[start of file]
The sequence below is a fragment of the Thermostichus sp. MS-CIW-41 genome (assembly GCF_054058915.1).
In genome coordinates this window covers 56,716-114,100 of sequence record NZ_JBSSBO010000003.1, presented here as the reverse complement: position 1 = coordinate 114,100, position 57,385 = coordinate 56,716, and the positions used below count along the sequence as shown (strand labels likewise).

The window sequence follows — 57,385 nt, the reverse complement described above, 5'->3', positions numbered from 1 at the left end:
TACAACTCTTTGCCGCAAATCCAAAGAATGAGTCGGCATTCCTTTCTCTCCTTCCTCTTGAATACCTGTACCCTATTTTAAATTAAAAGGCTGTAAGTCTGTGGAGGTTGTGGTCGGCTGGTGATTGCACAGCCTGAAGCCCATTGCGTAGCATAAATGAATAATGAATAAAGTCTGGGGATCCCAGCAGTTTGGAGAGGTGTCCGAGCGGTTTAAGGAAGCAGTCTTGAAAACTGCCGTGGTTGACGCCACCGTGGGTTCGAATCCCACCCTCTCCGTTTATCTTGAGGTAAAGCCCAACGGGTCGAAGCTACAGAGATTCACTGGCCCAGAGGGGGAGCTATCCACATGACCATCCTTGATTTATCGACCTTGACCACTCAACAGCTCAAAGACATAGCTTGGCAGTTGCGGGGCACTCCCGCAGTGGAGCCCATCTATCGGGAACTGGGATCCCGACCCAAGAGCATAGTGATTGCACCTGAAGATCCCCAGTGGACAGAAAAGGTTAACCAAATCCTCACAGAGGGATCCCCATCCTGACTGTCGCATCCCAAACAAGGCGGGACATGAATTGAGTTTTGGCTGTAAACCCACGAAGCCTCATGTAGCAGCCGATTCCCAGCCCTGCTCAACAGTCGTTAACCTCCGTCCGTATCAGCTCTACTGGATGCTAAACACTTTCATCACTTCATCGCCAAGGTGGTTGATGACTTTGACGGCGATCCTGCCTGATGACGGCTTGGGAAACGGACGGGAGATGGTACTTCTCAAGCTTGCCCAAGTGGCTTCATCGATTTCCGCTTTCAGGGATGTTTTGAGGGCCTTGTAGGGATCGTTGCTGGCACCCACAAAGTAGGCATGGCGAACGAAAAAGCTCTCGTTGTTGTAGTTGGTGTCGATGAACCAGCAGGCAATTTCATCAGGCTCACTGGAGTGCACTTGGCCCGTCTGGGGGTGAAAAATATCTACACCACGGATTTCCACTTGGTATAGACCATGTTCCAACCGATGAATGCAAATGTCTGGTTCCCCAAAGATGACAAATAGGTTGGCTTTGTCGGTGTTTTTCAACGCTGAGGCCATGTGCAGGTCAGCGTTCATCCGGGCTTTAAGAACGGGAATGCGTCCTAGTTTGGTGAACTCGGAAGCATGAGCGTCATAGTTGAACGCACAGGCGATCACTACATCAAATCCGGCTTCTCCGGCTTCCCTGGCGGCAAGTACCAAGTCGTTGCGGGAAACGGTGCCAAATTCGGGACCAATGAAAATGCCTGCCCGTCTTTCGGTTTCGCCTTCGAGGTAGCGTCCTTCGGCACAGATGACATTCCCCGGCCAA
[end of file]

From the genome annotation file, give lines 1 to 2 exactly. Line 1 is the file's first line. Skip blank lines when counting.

The sequence below is a fragment of the Thermostichus sp. MS-CIW-41 genome (assembly GCF_054058915.1).
In genome coordinates this window covers 56,716-114,100 of sequence record NZ_JBSSBO010000003.1, presented here as the reverse complement: position 1 = coordinate 114,100, position 57,385 = coordinate 56,716, and the positions used below count along the sequence as shown (strand labels likewise).